Federal Court in Crystal Crown Hotel Case: Service Charges Cannot be Used to Pay Hotel Workers their Salaries to Meet the Employer's Statutory Obligation to Pay Minimum Wage
On 24 March 2021, the Federal Court in Crystal Crown Hotel & Resort Sdn Bhd (Crystal Crown Hotel Petaling Jaya) v Kesatuan Kebangsaan Pekerja-pekerja Hotel, Bar & Restoran Semenanjung Malaysia (Civil Appeal No. 02(f)-4-01 of 2018) ruled that the hoteliers cannot utilise the service charge imposed on bills to customers to meet the statutory minimum wage of their employees.
In this case, the hotelier had modified the wage rates of its employees by utilising the service charge element through the application of the service charge as part of the employees’ basic wage so as to meet its statutory obligation to pay the minimum wage.
The Federal Court’s decision therefore has a serious impact on the hotel industry, being one of the most significantly impacted industries during the COVID-19 pandemic. This Update seeks to provide a brief analysis of the grounds of decision by the Federal Court.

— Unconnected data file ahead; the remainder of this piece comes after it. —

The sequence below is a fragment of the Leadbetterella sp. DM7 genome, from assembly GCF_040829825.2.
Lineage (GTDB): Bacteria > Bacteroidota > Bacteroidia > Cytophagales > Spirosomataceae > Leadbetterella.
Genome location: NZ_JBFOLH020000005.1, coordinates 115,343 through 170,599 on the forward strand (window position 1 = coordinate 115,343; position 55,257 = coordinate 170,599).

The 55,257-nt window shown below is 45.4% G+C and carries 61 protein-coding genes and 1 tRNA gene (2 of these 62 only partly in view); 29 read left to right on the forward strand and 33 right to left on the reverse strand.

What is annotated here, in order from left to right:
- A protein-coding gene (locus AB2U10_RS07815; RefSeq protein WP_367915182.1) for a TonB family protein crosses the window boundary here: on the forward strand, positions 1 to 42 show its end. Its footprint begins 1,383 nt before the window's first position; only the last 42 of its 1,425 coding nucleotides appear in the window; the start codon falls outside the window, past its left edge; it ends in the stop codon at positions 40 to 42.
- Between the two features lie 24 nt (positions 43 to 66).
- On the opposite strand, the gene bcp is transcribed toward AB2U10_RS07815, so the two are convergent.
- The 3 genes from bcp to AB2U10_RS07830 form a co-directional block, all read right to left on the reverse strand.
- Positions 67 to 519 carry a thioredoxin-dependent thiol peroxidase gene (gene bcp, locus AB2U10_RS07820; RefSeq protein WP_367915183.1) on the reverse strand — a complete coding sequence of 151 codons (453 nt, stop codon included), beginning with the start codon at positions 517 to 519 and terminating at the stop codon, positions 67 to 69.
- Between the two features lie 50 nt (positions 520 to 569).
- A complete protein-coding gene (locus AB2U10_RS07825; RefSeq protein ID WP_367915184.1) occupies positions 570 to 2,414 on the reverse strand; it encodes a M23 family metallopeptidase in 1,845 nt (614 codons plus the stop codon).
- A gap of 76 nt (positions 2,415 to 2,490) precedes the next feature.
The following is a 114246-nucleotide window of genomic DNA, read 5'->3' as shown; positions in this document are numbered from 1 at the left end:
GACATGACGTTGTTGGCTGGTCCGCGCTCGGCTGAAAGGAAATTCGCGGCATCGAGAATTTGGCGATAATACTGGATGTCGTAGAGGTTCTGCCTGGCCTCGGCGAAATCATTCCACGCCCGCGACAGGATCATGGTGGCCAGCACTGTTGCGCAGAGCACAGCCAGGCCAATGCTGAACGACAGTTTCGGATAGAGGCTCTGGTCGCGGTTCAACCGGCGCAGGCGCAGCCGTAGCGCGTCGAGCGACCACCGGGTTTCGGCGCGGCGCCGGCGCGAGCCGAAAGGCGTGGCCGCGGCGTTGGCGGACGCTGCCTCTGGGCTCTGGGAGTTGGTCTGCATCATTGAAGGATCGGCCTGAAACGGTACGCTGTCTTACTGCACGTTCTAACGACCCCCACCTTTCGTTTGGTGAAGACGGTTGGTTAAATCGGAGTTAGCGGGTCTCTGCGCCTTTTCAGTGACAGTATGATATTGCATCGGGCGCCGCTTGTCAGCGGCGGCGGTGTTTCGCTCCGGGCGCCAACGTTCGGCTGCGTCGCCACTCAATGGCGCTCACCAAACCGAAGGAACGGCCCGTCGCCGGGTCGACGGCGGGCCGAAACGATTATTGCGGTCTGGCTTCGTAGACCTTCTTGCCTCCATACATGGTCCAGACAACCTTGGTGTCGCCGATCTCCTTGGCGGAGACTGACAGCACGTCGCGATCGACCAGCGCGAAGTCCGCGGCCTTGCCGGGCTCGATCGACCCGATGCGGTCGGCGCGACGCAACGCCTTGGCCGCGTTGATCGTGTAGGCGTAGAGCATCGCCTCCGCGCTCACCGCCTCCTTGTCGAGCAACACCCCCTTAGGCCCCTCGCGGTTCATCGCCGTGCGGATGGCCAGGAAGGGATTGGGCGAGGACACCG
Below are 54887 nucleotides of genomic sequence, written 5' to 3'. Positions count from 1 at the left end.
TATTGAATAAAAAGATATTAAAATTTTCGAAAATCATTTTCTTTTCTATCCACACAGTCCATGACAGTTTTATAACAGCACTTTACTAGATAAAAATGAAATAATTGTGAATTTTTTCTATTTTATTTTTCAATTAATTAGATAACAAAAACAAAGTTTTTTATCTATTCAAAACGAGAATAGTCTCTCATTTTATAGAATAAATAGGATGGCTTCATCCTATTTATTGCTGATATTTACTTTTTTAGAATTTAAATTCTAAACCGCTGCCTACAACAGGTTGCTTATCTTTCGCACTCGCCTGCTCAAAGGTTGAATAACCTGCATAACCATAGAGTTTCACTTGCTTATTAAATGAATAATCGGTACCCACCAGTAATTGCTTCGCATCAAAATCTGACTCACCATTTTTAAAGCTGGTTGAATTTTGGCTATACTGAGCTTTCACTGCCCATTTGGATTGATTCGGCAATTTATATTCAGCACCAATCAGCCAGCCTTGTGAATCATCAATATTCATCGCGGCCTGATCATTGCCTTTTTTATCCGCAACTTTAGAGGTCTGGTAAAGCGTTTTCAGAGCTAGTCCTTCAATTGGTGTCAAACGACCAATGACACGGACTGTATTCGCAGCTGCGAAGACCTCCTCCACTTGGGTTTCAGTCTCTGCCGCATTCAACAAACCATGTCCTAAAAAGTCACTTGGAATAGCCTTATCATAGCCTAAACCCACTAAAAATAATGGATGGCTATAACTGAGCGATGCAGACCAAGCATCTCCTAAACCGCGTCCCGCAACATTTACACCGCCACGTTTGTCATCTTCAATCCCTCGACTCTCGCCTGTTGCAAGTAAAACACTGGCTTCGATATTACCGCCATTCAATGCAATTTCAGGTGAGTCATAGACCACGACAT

COVID-19, the disease caused by the severe acute respiratory syndrome coronavirus 2 (SARS-CoV- 2), has spread across the globe causing severe economic and social disruption worldwide. While the world continues to see the detrimental effects of COVID-19, it also begins to welcome the unfolding global endeavour of vaccine development and deployment. The global pharmaceutical industry has announced its commitment towards developing vaccines for COVID-19, and several vaccines have since been authorised by various national regulatory authorities for public use, with vaccinations taking place in several countries across Southeast Asia.
This quick guide explores the various regulatory issues arising in different parts of Southeast Asia, briefly covering vaccine registration and administration, as well as each country's regulatory framework, as of 20 April 2021.
Is the stipulated timeframe for a delivery of an arbitral award a procedural or jurisdictional rule? If a party to the arbitration fails to raise an objection once the deadline for delivery of the award has passed, does that result in a waiver of the right to seek a setting aside of the award?
In Ken Grouting Sdn Bhd v RKT Nusantara Sdn Bhd and another appeal  MLJU 1901, the Malaysian Court of Appeal dealt with the issue of an arbitrator's failure to deliver the arbitral award within the specified timeline, and whether this resulted in a loss of the arbitrator's jurisdictional mandate.